Tallahassee, FL - Campainging for governor, Rick Scott wasn’t particularly courteous when talking about President Barack Obama, whose policies he slammed on the campaign trail. But somehow the incoming governor was surprised this week to be left waiting for a courtesy call from Obama that never came: a heads up about a ban on new drilling in the Gulf of Mexico.
Scott, who was in Washington, D.C. this week along with 28 other newly-elected governors to get some face time with the beleaguered president, wondered aloud why the phone didn’t ring before Obama decided to reverse a previously-announced decision to expand oil drilling in federal waters in the eastern Gulf of Mexico and parts of the Atlantic.
Prior to the explosion at the Deepwater Horizon oil rig and the spill that ensued, Obama had said he would allow more oil exploration in federal waters, an announcement that lit a fire under many environmentalists who supported his candidacy in 2008. However, this week U.S. Interior Secretary Ken Salazar revealed that proposal had been drilled, saying new exploration would be allowed in bodies of water where it is already taking place.
Scott, who derided the president’s budget plans during the campaign as “Obama Math,” similarly said his drilling plans don’t add up either, calling the announcement "yet another example of government regulation impeding economic growth."
The reaction from the man Scott is replacing, however, was much more gushing. Outgoing Gov. Charlie Crist, for whom the clock strikes midnight Jan. 4, praised the decision this week, telling reporters that "to be clean and green as we go forward as a state and nation is only good for Florida."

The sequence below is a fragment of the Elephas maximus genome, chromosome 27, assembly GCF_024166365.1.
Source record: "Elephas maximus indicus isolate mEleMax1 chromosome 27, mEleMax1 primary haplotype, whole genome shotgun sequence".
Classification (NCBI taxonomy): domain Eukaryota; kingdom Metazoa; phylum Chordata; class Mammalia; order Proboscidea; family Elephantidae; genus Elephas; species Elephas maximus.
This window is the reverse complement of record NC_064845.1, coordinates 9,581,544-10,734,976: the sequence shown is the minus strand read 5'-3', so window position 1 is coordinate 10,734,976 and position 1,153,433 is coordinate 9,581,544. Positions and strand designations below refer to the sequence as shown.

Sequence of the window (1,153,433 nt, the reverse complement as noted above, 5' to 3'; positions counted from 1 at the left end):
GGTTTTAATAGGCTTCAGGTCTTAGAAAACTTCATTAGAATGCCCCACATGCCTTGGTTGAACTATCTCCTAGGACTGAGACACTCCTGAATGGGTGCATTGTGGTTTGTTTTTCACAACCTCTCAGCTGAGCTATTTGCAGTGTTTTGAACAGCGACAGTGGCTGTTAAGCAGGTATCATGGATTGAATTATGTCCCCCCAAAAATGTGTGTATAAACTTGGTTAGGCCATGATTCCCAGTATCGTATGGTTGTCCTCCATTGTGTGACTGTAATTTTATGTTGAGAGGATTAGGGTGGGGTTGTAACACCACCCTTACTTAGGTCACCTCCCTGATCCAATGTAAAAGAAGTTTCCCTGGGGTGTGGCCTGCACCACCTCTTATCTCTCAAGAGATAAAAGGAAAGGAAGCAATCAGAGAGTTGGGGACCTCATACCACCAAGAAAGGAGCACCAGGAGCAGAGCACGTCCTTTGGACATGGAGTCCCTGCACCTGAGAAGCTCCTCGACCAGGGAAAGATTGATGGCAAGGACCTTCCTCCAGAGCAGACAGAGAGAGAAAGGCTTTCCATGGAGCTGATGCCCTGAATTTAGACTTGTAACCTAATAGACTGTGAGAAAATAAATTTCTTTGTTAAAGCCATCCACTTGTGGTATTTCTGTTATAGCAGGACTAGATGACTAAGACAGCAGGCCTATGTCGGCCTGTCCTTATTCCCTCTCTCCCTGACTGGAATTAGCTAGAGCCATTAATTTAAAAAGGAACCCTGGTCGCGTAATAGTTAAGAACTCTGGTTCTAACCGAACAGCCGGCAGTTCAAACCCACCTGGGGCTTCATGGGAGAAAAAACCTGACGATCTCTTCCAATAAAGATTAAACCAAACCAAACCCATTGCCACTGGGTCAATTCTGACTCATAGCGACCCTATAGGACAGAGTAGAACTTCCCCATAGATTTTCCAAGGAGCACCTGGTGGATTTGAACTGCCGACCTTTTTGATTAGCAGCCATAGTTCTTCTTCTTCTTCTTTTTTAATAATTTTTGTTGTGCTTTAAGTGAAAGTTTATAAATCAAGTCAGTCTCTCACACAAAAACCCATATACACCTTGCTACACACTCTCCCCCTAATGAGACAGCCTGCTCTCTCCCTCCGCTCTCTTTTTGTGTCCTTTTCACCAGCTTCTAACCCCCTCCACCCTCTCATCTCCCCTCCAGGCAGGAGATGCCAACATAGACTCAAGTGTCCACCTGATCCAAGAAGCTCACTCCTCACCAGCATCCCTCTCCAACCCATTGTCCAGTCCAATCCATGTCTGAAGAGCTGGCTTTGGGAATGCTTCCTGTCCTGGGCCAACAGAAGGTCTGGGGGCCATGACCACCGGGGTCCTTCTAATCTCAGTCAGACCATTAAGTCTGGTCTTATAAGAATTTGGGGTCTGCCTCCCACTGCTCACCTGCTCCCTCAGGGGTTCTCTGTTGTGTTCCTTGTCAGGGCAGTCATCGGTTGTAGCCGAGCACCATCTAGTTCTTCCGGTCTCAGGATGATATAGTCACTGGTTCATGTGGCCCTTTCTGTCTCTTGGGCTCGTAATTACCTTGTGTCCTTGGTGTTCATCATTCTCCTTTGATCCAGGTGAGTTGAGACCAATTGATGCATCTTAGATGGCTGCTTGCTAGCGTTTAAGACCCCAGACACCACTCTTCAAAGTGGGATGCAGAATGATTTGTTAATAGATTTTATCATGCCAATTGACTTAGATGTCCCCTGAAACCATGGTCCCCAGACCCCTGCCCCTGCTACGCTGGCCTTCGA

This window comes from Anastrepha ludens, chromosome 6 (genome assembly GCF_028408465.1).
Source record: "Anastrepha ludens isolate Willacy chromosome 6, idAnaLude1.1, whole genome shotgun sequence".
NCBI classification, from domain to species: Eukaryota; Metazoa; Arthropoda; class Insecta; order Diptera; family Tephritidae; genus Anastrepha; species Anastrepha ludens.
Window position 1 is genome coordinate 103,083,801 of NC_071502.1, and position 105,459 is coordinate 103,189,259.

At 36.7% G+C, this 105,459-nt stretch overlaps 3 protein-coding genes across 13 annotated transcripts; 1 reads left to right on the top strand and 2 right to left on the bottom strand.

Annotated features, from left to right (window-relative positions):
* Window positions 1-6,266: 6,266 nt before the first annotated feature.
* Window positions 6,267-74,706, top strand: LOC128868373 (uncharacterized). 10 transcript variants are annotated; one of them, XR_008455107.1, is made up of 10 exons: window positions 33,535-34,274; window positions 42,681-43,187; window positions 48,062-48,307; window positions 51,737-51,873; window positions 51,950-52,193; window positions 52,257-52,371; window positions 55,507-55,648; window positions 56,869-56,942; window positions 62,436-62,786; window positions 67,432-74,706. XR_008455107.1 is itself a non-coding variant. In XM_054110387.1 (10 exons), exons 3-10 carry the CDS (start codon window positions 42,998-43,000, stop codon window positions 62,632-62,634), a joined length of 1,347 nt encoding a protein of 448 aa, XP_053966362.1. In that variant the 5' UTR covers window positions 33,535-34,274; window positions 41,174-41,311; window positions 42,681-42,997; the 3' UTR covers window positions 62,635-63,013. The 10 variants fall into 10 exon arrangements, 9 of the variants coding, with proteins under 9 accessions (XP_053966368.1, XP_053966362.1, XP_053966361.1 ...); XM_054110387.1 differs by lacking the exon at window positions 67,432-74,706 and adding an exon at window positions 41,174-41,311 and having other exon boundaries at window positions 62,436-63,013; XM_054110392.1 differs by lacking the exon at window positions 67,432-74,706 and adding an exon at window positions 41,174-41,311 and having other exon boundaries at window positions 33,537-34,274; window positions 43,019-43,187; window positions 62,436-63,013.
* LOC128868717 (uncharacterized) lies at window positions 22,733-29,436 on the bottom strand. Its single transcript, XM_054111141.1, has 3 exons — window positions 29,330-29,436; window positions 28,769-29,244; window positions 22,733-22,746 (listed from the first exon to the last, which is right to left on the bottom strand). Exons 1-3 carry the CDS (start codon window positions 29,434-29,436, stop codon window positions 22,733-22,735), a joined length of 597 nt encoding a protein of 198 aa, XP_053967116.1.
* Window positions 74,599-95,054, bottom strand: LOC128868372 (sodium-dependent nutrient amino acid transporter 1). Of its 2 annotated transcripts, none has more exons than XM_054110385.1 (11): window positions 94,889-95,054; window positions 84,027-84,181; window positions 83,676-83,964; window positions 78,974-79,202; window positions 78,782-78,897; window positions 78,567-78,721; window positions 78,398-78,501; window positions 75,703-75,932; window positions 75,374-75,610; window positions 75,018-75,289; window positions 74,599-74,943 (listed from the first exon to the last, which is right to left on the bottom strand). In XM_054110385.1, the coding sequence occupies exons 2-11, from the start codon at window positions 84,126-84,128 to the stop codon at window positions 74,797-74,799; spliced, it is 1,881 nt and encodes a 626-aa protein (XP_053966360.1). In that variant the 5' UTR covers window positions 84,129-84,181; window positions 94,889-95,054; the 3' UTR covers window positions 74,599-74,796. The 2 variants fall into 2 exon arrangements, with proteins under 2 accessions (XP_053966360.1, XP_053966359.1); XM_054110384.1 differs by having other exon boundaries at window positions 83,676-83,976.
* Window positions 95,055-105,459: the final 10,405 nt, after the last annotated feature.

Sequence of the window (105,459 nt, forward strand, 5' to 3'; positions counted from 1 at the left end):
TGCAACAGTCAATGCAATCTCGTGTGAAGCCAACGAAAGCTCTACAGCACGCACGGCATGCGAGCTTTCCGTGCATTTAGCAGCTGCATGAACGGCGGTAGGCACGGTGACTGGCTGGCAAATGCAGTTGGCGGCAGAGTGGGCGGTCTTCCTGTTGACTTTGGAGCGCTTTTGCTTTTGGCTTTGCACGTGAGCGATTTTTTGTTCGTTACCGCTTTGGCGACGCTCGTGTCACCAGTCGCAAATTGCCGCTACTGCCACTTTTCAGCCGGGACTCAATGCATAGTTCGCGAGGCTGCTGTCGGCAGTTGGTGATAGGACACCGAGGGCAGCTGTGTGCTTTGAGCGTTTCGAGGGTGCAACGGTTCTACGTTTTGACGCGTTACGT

Like Scott however, another newly-elected statewide official, U.S. Sen.-elect Marco Rubio, was not pumped about the announcement.
“The administration's new policy is an obstacle to job creation and imperils our national security by making us more dependent on foreign oil from hostile regimes," the Republican rock star said in one of his few public pronouncements since his landslide victory last month. “On this issue, the White House should have left politics out of the equation and based its decision on sound energy policy that advances our economic development and national security goals."
Rubio's Democratic counterpart, Sen. Bill Nelson, said during a national television interview that "there's simply not going to be any drilling off of Florida as long as I'm senator." But state Senate President Mike Haridopolos, who appears to want that period to last only two more years, hammered Nelson.
"It's another example of a job-killing policy led by the President and, unfortunately, embraced by Sen. Bill Nelson," Haridopolos said. Haridopolos, R-Merritt Island, had been a vocal supporter of a plan to allow drilling in near-shore state waters, but after the BP oil spill, both he and House Speaker Dean Cannon, R-Winter Park, said they would not push the legislation during their terms at the helm of the Florida Legislature.
By week’s end, it wasn’t clear if Scott was able to air out his grievances with Obama during the group meeting, which the president noted was attended by many proud Democrats, “though not as many as I expected.” What changed of course was the election of Scott and a host of other Republicans in November.